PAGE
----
Technology and Industry: Computer-aided detection for breast ultrasound and new PACS for mammography

The American Cancer Society estimates that there will be >211,000 new cases of breast cancer diagnosed this year and that >40,400 women will die of this disease. 1 Early detection is key to long-term survival for these women. Two new tools designed to assist the radiologist in making an early diagnosis have been introduced recently: The first computer-aided detection (CAD) system for breast ultrasound, and a new picture archiving and communications system (PACS) with a workstation designed to meet the requirements for soft-copy diagnosis of mammography.

CAD for breast ultrasound

Cedara Software Corp. (Toronto, Ontario, Canada), a division of Merge Healthcare, recently received FDA approval to begin marketing the first CAD software designed specifically for use with breast ultrasound imaging.

"Cedara B-CAD is the first breast ultrasound CAD product of its kind," said Sabrina Cannistraro, Cedara's Product Manager for Women's Health. "We developed it because we saw a need in the market. There are CAD products out there for mammography and for magnetic resonance imaging [MRI]-both of which are widely used modalities in breast imaging-but there was nothing out there for CAD for ultrasound."

The company hopes that this new software will help reduce the number of unnecessary breast biopsies performed. "Typically, a patient will go for her regular screening mammogram," explained Cannistraro. "If something suspicious is found, she'll go either for diagnostic mammograms or for an ultrasound or, possibly, an MRI. Ultrasound is generally the standard modality used for making a 'biopsy versus do-not-biopsy' decision. Currently, roughly 1 million biopsies are performed in the United States each year, and 80% of them are negative. Therefore, we thought it was important to give radiologists more information at the point of ultrasound to help them make a better decision regarding biopsy."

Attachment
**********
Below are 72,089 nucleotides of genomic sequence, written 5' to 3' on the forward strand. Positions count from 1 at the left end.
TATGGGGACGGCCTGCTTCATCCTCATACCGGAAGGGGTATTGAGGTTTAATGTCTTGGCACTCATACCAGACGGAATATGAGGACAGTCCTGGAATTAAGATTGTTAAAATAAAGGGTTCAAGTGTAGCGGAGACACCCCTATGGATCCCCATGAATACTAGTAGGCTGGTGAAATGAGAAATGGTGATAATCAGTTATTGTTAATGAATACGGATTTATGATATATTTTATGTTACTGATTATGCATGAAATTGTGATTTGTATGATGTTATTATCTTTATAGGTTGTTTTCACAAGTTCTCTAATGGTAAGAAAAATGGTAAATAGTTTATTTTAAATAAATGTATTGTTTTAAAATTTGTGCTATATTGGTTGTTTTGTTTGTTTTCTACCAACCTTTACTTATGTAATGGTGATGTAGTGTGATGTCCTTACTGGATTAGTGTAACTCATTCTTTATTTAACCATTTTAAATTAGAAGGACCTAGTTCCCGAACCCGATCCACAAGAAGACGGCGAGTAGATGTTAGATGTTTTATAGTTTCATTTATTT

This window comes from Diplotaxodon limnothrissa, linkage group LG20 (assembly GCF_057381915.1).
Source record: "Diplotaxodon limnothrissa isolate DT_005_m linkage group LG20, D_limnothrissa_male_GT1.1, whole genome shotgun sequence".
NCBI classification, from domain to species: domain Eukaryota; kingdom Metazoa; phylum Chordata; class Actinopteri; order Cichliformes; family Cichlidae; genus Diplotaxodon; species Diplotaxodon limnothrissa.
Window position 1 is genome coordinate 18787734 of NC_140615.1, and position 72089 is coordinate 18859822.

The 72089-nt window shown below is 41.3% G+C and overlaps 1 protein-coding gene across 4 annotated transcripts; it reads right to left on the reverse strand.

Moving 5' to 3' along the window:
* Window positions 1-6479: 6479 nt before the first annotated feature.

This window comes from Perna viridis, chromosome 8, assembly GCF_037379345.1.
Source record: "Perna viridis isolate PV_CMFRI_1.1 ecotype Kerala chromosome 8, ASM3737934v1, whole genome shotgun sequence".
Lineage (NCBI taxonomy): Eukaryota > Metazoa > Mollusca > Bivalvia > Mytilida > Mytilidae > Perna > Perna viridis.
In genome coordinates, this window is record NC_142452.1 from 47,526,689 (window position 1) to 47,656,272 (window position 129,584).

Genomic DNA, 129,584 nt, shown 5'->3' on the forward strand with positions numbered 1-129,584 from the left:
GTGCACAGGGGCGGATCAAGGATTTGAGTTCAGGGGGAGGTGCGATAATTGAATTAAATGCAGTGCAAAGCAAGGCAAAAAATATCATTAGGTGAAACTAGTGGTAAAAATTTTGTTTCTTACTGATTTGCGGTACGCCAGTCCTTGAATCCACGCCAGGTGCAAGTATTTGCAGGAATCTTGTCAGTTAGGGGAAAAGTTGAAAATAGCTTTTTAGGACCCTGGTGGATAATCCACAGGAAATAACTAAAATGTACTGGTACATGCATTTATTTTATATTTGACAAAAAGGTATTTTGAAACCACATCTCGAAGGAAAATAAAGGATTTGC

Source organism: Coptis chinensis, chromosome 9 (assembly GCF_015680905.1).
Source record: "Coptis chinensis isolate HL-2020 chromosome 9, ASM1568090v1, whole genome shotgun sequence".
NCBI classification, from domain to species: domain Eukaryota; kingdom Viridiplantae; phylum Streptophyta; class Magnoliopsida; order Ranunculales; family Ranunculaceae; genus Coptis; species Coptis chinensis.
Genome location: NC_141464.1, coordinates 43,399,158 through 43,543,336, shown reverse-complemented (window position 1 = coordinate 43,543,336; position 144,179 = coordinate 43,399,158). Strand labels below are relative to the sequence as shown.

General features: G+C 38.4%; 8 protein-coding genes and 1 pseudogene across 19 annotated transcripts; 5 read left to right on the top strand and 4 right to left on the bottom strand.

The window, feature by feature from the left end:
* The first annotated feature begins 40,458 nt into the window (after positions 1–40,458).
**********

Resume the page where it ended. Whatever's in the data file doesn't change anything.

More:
The B-CAD software provides automated segmentation, characterization, classification, annotation, and report generation for a defined lesion within a specified image. "The radiologist defines the region of interest, and the system automatically finds those characteristics and displays it on the screen," explained Cannistraro. The software places markers on the image and, on a checklist on the side of the user interface, checks those characteristics that have been found (Figure 1). The radiologist can accept or reject any of the checked characteristics based on his or her own interpretation of the image.

The system can also provide its own suggestion as to whether or not a biopsy should be performed. "The radiologist obviously makes his or her own decision at that point," said Cannistraro. "CAD does not make the ultimate decision. But now the radiologist has a little bit more information with which to make that decision. All of this analysis happens within 5 to 10 seconds and can be done while the patient is still in the room."

The system includes the option of adding annotations based on the Stavros criteria, as well as the American College of Radiology (ACR) Breast Imaging and Reporting Data System (BIRADS) Breast Imaging Atlas. The report form also supports compliance with the new ACR BIRADS Ultrasound Lexicon, which is expected to be adopted as the standard reporting format by the Mammography Quality Standards Act (MQSA).

"This tool should facilitate acceptance and utilization of the ACR BIRADS Ultrasound Lexicon by radiologists as a standard upon which the foundation of CAD-enabled ultrasound can be built," said A. Thomas Stavros, MD, of The Sally Jobe Breast Center in Denver, CO. "Ultrasound CAD has many possible indications, including assisting radiologists in the analysis of solid breast nodules, which is a significant first milestone. This tool may improve a radiologist's interpretive confidence."